Necessity of Gratitude

Necessity of Gratitude

By: 
Heather Melton, Staff Officer, United Thank Offering

As we express our gratitude, we must never forget that the highest appreciation is not to utter words, but to live by them.

—President John F. Kennedy

 

United Thank Offering (UTO) blue boxesOver the past few months, more and more people have mentioned to me how important they think teaching and practicing gratitude is, and I couldn’t agree more. I’ve spent a lot of time thinking about this and wondering what has changed or broken down in our communities that the response to gratitude often is surprise. I found the above quote while doing some Googling on the matter, and I think there’s an answer to be found in President Kennedy’s words. What if we were to live by our words of gratitude and be changed by the experiences we are thankful for? That really got me thinking about my own spiritual discipline of gratitude.

When I was younger, I wanted to donate my hair to Locks of Love but didn’t. Then, every time I began growing my hair out, I’d start to hate it and would cut it off before it was long enough to donate. Clearly, my desire wasn’t strong enough to overcome my hatred of having long hair. Then, I was sitting in the neonatal intensive care unit (NICU) one night after my girls were born. The NICU at 2 a.m. is a quiet place, and in all honesty, one of the safest places my children will ever sleep. I felt a lot of things sitting there at night, but mostly I felt gratitude. The next day while I was in the NICU, a doctor who was doing rounds with the residents stopped by one of my children’s incubators and went over her chart with them. I will never forget sitting and hearing the doctor teach. He started by asking if they knew that President Kennedy had a child that died shortly after childbirth. They all said “no,” and I also didn’t know this. He explained how devastating it was to the Kennedy family and to those who loved them. It was a big deal. He then pointed to my daughter and said that she was the same gestational age and suffering from the same condition as the Kennedy baby, yet my daughter would live a long and happy life because of the advances made in science in such a short period of time. I will never forget listening to that and feeling the sadness and gratitude that washed over me. In the NICU, I decided the least I could do was grow my hair out and hate it so I could donate it to Locks of Love. Last month, I sent my hair away with a note about how grateful I am for all those who love and care for children with cancer, who fight for them, and who study long and hard to help them. It was a small way of turning my gratitude into action and having my life changed for a little while because of a story about President Kennedy. (I also dropped some coins into my Blue Box out of gratitude that my hair is once again short!)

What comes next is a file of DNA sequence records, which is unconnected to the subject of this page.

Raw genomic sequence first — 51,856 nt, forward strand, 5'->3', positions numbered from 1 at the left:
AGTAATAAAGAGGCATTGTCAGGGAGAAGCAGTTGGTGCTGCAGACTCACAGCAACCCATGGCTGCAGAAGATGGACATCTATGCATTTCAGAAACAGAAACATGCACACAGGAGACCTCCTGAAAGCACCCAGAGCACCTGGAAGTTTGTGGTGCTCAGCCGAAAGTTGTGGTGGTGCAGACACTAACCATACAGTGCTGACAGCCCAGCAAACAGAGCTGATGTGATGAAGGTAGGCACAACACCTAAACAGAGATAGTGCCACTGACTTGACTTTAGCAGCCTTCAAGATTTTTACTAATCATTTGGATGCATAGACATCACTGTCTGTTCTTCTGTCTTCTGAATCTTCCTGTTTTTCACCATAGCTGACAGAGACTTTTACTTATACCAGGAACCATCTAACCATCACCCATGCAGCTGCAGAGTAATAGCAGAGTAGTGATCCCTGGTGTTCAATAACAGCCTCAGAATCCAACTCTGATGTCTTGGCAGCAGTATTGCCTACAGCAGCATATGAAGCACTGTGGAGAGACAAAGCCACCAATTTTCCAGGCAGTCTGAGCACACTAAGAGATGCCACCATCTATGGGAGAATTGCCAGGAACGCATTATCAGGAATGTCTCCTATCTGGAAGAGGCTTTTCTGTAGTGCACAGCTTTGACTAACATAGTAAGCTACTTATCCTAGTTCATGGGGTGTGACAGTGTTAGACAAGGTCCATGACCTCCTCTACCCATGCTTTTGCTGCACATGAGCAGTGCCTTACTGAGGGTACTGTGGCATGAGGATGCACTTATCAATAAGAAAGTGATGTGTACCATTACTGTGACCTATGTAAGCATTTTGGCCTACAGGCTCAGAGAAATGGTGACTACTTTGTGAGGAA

Perhaps the issue that we are facing is not a lack of gratitude but a lack of embodied gratitude. Thankfulness, when we really stop and pay attention to what we are grateful for, can be transformative. We often toss around the word “thanks” without much thought … I know that I say it often without remembering at the end of the day what I actually was thankful for. What if we really did pay attention to what we are thankful for, and then tried to do similar things for others? Are you thankful that a driver let you over on the highway? (I know I always am.) Then, remember that the next time someone else wants over! (I’m preaching to myself on this one.) Are you thankful that someone put in extra effort to make something special? Then, find a way to do that for someone else or for another event. Putting coins (or slips of paper) in our Blue Boxes is one way to remember, to embody thankfulness, to ensure that the good thing that happened will create a blessing elsewhere. But I challenge you to find ways when you give thanks to embody the gratitude and to give to others what has been given to you. I think maybe this is the way to grow gratitude in our day – to really live a life of thanks built on the foundation of the good things that have come our way.